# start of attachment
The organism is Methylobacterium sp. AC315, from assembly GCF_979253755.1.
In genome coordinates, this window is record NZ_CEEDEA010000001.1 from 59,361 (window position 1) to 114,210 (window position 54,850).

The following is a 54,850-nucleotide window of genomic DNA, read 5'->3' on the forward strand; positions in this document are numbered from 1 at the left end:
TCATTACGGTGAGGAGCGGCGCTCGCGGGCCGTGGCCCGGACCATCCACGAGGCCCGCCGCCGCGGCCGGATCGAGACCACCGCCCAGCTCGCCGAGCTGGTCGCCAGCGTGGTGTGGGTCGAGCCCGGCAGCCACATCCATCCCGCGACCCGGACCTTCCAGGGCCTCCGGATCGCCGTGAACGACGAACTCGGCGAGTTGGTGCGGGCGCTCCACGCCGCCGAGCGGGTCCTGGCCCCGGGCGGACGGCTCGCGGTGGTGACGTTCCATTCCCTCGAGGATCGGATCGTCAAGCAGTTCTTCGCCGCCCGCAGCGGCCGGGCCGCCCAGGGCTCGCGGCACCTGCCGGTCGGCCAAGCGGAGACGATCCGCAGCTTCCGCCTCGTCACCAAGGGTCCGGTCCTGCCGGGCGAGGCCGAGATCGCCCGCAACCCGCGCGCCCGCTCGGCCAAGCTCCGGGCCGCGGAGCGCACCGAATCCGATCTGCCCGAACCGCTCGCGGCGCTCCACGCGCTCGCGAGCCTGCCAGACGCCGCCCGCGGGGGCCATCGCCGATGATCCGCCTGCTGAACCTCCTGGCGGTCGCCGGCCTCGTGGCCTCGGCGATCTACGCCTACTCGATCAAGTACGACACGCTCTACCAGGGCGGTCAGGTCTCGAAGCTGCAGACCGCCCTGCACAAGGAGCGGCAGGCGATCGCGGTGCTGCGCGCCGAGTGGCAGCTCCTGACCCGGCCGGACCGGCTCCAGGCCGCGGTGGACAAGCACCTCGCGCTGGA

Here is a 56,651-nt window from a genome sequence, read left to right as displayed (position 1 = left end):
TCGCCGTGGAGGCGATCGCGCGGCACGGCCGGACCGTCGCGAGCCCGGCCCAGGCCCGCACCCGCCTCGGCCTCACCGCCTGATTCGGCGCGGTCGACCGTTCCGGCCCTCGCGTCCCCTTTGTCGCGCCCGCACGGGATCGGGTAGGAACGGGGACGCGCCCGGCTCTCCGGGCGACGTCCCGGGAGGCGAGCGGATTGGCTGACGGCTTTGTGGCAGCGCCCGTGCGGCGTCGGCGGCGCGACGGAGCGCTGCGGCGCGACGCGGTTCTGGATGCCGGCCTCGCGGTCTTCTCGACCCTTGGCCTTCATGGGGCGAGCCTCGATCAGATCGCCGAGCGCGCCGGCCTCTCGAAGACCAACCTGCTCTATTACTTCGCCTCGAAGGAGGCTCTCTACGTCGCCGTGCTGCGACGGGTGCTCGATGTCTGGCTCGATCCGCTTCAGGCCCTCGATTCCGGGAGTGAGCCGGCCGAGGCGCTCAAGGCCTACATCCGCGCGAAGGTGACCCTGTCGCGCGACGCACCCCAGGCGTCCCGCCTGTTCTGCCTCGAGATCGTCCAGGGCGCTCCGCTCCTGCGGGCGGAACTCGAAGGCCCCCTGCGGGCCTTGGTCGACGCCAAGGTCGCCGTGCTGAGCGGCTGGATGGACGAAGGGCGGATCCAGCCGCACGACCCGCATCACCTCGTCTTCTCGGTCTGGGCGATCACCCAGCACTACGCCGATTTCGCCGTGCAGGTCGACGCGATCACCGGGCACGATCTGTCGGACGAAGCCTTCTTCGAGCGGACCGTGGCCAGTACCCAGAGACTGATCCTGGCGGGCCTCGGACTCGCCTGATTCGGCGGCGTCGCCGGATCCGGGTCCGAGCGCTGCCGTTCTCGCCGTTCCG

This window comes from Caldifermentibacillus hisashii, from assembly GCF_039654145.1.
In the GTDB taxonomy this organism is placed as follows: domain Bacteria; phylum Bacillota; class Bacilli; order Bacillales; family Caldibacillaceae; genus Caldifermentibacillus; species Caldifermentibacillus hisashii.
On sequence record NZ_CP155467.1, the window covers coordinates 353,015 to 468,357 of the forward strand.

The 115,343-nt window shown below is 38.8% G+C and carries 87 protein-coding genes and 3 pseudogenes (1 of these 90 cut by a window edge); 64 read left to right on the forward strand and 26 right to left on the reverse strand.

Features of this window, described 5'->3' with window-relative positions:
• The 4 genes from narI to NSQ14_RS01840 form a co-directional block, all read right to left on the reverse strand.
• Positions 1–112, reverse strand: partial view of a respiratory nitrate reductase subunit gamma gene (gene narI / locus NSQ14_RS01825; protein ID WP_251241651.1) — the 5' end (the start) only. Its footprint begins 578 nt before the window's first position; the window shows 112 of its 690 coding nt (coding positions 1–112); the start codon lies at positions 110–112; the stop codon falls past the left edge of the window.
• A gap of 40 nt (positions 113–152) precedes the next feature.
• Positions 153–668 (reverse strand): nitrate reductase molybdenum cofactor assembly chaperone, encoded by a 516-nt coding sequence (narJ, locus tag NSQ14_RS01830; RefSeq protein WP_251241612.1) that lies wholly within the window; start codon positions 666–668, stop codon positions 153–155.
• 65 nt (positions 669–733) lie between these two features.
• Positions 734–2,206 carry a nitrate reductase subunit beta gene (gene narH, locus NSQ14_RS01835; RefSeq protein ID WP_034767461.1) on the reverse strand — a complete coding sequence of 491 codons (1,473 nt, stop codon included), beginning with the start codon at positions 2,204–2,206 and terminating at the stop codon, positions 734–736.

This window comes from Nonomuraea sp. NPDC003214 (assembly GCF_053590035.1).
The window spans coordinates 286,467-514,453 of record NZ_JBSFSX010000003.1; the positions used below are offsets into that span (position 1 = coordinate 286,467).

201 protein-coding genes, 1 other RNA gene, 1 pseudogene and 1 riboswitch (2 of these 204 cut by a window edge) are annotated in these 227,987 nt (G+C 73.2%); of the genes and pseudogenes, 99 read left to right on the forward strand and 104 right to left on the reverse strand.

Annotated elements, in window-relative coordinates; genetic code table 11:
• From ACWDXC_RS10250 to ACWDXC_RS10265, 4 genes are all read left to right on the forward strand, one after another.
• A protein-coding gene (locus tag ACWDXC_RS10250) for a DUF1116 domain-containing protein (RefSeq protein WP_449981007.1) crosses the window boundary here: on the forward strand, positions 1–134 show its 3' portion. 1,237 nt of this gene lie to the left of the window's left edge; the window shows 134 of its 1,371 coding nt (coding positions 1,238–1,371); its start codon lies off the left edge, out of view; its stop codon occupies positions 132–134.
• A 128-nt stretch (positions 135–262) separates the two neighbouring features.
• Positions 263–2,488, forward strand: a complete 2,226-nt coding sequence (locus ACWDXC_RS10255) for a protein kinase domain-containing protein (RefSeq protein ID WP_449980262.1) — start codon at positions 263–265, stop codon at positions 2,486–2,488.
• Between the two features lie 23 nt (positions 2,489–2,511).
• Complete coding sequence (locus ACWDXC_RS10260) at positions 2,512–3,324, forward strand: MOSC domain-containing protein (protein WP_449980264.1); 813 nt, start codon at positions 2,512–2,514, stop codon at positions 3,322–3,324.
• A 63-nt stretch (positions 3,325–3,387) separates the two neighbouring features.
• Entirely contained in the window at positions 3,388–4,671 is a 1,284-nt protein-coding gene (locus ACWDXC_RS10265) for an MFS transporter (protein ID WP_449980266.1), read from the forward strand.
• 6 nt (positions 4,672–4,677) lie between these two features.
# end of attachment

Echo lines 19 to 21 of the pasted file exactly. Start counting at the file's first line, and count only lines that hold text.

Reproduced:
The window spans coordinates 286,467-514,453 of record NZ_JBSFSX010000003.1; the positions used below are offsets into that span (position 1 = coordinate 286,467).

201 protein-coding genes, 1 other RNA gene, 1 pseudogene and 1 riboswitch (2 of these 204 cut by a window edge) are annotated in these 227,987 nt (G+C 73.2%); of the genes and pseudogenes, 99 read left to right on the forward strand and 104 right to left on the reverse strand.

Annotated elements, in window-relative coordinates; genetic code table 11: